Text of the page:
How do we design a post-Covid world?

What will the future of the world be like post Covid-19? Take your pick of crystal ball forecasts. There are now thousands of views of what life will look like after the virus.

Some of these inspire me, others less so. Understandably, people see the future through the prism of their own preconceptions.

For example, many who championed universal basic income before Covid19, now see it as a major plank in restoring society post the epidemic. Those inclined towards nationalism point to the way that countries have seemingly struggled to work together on tackling the virus, which they say underlines the argument that nations are better when they go it alone.

I have my own prejudices and for now I’m collecting the small incremental changes that the virus has precipitated which have improved people’s lives.

It could be that, as this article suggests, there will be some positives for some communities.

I discovered one example while interviewing somebody last week for my podcast, Global GoalsCast. I was speaking to Emma Ingaiza, a frontline health worker in Kenya.  One of the things she said was that as a result of Covid-19, more taps were finally being installed in urban informal settlements (slums) in Nairobi. As a result, there was not only more hand washing but also a reduction in cases of diarrhea.

Another illustration is the way that the World Food Programme is rapidly extending its blockchain technology within the Cox’s Bazar settlement in Bangladesh which is speeding up the process of people being able to receive aid. Ironically, coronavirus has made one aspect of life in the world’s largest refugee camp easier, though I am not ignorant to the horror coronavirus has added to many Rohingya refugees’ lives. 

There are clearly many other examples too. I mentioned this to David Miliband the ex-Labour politician who these days is President and CEO of the International Rescue Committee, on a video conference held for the UK news platform Tortoise.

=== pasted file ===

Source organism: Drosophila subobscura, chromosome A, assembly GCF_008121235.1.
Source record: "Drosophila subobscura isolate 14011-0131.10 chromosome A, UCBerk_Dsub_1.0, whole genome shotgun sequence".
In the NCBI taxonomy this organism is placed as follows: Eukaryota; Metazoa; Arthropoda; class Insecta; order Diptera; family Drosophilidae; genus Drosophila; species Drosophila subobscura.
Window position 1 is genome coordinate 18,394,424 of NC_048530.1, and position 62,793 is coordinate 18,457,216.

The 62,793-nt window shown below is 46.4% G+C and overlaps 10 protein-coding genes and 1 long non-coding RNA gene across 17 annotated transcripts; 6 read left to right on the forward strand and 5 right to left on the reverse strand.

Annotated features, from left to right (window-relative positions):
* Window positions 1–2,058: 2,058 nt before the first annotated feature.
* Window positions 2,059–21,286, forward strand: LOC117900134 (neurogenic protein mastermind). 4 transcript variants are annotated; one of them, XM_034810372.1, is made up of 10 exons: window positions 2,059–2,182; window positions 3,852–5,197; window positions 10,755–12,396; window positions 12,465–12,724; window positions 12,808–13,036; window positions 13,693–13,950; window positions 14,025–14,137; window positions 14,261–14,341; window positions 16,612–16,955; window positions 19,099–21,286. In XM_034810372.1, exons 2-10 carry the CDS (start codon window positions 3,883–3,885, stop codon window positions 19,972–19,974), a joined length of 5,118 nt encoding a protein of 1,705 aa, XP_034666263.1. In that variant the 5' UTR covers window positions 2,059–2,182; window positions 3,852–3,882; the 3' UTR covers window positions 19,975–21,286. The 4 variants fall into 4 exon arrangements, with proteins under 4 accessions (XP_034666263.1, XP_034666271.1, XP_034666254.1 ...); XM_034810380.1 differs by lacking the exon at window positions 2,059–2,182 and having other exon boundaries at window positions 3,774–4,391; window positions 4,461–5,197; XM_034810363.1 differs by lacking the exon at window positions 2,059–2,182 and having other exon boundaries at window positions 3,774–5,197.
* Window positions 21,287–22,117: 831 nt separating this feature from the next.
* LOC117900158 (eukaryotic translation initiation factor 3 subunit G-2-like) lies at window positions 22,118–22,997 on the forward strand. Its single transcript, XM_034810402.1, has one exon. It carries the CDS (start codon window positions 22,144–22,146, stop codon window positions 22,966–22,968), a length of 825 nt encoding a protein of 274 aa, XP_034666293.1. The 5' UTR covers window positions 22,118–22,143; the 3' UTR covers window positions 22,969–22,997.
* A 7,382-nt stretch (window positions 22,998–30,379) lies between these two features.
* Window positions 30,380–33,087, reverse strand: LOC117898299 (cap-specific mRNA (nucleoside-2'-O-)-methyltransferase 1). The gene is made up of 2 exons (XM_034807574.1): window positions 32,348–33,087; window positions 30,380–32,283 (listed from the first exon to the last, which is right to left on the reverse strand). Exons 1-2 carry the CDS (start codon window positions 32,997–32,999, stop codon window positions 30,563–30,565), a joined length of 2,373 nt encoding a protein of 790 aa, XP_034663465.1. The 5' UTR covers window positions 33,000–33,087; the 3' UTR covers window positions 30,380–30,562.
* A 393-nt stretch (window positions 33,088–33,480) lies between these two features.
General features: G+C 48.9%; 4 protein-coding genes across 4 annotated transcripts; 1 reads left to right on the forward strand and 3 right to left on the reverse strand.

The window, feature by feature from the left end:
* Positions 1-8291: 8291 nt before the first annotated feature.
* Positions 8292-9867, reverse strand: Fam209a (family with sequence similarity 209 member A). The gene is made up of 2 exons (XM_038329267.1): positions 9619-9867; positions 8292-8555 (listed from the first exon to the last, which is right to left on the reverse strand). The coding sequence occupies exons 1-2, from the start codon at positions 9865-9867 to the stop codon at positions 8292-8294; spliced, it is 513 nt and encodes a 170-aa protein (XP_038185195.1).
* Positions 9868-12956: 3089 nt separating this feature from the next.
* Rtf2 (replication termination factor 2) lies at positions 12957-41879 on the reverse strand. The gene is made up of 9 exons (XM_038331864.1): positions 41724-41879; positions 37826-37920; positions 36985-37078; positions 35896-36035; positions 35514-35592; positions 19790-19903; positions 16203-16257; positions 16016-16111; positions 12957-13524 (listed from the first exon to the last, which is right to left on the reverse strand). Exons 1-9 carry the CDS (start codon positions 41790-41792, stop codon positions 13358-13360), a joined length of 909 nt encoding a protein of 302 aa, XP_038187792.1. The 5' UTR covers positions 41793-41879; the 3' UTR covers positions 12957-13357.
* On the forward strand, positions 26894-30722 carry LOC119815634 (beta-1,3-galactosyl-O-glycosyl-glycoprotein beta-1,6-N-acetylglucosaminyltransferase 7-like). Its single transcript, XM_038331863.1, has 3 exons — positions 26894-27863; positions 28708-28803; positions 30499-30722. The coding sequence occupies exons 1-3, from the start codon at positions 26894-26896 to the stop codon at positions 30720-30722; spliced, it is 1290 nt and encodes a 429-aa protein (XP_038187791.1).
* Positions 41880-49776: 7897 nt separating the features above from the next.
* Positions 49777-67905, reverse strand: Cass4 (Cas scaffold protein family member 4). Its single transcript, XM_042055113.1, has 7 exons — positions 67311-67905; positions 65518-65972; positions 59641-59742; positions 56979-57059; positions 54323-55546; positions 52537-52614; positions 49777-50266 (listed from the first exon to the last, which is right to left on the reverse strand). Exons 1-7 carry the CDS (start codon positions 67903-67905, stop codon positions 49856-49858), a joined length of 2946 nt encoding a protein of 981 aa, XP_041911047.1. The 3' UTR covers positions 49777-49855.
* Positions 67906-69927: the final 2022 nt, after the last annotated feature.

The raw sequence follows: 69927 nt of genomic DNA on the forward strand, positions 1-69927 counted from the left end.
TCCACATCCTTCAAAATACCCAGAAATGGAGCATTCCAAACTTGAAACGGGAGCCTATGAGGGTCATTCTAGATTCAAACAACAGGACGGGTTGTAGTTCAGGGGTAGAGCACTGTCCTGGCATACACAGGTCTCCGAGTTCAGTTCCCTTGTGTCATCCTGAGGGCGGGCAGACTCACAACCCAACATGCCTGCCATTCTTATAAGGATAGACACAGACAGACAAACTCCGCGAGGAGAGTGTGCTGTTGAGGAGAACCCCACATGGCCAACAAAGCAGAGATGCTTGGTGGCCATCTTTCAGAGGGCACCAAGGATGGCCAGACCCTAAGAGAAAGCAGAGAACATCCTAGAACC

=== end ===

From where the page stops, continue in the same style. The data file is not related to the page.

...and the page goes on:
He responded by saying

“Necessity is the mother of invention. For example, we’re using radio for remote education. We are using motorbike riders to do Child Protection work, we’re using social media to take on fake news. We are trying to run our finance department without having to go into an office in New York. So there’s all sorts of innovation that is coming out of this and forced innovation is a good thing.

My friend Peter Hyman has started a website about education in particular called Learning from lockdown. Our mindset is all about learning from lockdown. We’ve got to do the prevention, we’ve got to do the health response, we’ve got to deal with the immediate collateral damage which frankly is appalling and in terms of violence against women and girls. We’ve got to adapt our programmes, like with the radio example I gave you, and then we’ve got to learn the right lessons. That lesson is that when you have such huge holes in domestic and global safety nets, you’re courting disaster.”

It was a theme that came up when I spoke to Oxiris Barbot, the Commissioner of Health of the City of New York who is truly at the heart of the pandemic in the US while preparing for an upcoming episode of my podcast Global GoalsCast.

I asked her about the lessons learned.

She replied speaking about equity and data.

“One of the biggest things that we learned early on and that we put into practice is the degree to which the data was incomplete. The reasons for it being incomplete were because the healthcare delivery systems, other parts of our healthcare system didn’t necessarily see the value of incorporating that data… specifically race and ethnicity indicators.”

“Without having had that emphasis of leading this response through an equity lens, we would have never really pushed to have our partners incorporate race and ethnicity into that data, which would have then I think significantly delayed our response to communities of color that are being disproportionately affected by this virus. Specifically, we have black and Brown communities here in New York city that are seeing rates of death at twice that of the white population. And that’s a big concern.”

She concluded the interview by  offering a vision of the future that might sound a little utopian, but then in many countries concepts that were considered to be idealistic notions actually became reality after World War two.

“We need each other throughout the world to get through this and that we are only as healthy as our most challenged residents. Ensuring that we’ve got stable housing, economic support to make it easier rather for people to endure isolation and quarantine because it’s inevitable that we’re going to have a second wave.”

“And so I think we need to not only prepare for that eventuality, but see this as an opportunity to reimagine what it means to live in a world where we support people’s total health and look at housing, education, economic support as part of what drives health.”

The podcast that features Dr. Oxiris Barbot will be live soon. And send me your ideas of how to build back better. I’d love to hear from you.